Halloween Causes Big Spending Despite Economy

Photo courtesy of frontpagemag.com

American families will spend an average of $300 this year on Halloween essentials despite the economic downturn according to the Savers Inc survey released last Wednesday.

Halloween is the second largest grossing commercial holiday in the nation right behind Christmas, bringing in $5.8 billion to the economy in 2010 according to the National Research Foundation survey.

“My favorite part about Halloween is the overall ambience. In Texas, the weather is always perfect,” says Laura Stillo, recent SMU grad. “People seem to be happier because it’s the start of the holiday season.”

In 2010, costumes took up a majority of one’s budget.

“I spend about $25 on costumes,” says SMU sophomore Charles Savidge.

SMU senior Natasha Cannon says she wouldn’t spend more than $50 on a costume. “Just because I’m an unemployed college student!”

To save money this year, more than half of people plan on incorporating old and new items or making their costume from scratch says the Savers Inc. survey.

“Last year, I recycled one of my costumes from college – a ‘Greek Goddess’ costume I had ordered online,” says Stillo.

Photo courtesy of counterculturebeauty.com

Pop culture icon Lady Gaga and Jersey Shore’s cast member Snooki were among the most popular costumes in 2010.

This year, be on the look out for more classic characters like vampires, superheroes and pirates thanks to popular shows like True Blood and the new Pirates of the Caribbean movie.


Candies and decorations are also a big part of one’s budget for the holiday. Last year, nearly half of consumers decorated their homes spending a combined total of $3.4 billion according to the NRF survey. This year will be no different.

“I probably spend under $50 on decorations and candy,” says Stillo.

Trick-or-treating and chocolates are synonymous with Halloween with candy sales reaching $1.8 million in 2010.

“One year all of my friends got together during Halloween in a huge neighborhood and went to all the houses and collected our weight in candy,” says Savidge.

The most popular candies in 2010, according to the Indiana Business Research Center, were Tootsie Rolls, Hershey’s Milk Chocolate and Nestle Crunch Bars.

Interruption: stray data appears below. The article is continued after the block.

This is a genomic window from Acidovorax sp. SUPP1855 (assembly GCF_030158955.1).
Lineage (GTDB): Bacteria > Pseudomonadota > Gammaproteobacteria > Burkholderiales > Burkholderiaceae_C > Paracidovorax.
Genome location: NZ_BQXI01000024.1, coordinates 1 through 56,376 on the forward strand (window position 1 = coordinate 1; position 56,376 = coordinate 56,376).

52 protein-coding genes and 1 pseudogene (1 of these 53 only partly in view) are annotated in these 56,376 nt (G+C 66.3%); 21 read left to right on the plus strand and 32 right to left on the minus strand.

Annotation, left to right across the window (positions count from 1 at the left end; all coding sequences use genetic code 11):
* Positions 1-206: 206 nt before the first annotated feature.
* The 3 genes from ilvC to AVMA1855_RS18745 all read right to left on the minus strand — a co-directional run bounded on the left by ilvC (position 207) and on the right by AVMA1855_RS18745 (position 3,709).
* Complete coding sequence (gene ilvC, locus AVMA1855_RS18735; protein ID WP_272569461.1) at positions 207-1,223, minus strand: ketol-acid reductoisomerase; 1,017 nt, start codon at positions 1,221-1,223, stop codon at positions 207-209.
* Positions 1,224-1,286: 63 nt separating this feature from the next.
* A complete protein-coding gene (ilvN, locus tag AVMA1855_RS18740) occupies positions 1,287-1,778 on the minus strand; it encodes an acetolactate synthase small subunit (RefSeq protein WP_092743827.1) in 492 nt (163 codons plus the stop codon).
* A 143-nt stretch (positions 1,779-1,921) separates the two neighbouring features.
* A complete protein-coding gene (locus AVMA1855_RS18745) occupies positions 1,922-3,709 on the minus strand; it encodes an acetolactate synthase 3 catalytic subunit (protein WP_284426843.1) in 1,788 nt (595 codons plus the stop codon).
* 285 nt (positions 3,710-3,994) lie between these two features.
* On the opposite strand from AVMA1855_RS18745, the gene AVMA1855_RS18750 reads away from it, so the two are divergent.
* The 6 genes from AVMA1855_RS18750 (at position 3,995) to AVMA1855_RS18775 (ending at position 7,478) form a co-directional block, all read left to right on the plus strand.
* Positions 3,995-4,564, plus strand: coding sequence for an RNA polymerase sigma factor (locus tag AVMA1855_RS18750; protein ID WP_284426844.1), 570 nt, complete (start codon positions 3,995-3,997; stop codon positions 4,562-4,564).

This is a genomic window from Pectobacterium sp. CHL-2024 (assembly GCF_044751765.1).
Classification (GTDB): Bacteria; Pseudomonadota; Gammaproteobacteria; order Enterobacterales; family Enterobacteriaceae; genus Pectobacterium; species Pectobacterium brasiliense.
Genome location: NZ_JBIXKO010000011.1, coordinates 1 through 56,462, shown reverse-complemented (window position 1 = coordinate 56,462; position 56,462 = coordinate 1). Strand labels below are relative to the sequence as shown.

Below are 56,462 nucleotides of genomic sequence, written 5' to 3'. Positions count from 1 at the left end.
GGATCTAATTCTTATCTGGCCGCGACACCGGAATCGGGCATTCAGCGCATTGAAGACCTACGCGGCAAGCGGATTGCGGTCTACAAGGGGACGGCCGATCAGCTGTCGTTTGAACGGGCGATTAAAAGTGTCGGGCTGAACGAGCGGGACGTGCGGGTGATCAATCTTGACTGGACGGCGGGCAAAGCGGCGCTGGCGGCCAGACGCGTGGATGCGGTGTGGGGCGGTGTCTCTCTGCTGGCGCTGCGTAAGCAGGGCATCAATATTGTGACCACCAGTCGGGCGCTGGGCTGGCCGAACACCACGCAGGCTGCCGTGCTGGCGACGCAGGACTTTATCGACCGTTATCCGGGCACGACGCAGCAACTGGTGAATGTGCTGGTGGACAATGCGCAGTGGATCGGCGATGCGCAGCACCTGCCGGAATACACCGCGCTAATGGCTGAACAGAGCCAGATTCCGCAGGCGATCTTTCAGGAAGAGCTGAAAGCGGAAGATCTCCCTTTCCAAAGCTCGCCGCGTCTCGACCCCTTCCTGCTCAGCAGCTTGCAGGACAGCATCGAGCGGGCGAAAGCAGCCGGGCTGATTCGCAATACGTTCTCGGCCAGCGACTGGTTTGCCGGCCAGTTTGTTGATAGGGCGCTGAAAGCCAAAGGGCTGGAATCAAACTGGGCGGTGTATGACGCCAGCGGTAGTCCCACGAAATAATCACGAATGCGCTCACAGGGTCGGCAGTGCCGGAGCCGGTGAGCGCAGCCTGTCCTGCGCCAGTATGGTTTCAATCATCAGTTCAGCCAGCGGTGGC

Photo courtesy of commandcenterhd.blogspot.com

“It’s all about the mini Snickers or the Milky Ways,” says Savidge. Milky Ways were among the top 15 most popular Halloween treats.


According to the 2010 NRF survey, thirty three percent of Halloween fans attended or threw a party during the Halloween season.

“There’s always a good party to go to this time of year, and also it’s fun seeing how creative people can be with their costumes,” says Antonio Ortiz.

For some, all the partying can get exhausting.

“My least favorite part is feeling obligated to go out and celebrate three nights in a row-depending on the day of the week that Halloween falls- with three different, elaborate costumes,” says Stillo.

The holiday does not discriminate by age and is celebrated by adults and children alike.

“I love the colors, and the fact that little kids get so excited about it,” says Stillo.

Like Stillo, Cannon enjoys seeing the children all dressed up.

“My favorite part is seeing the darling trick-or-treaters and all their costumes!”

It’s only mid- September yet stores are already putting out Halloween products.

Not everyone is in the Halloween spirit just yet, though.

“I usually fall short on planning ahead for Halloween,” says Stillo. “I’ll probably venture to Party City to browse costumes in the coming weeks. I surprisingly lack creativity in the costume ideation department.”

Regardless of whether you are prepare or not, Halloween is still 40 days away.There’s plenty of time to perfect your costume.

One comment

  1. Beautifully done! Enjoyed reading about this! You’re going to make a fabulous journalist one day!

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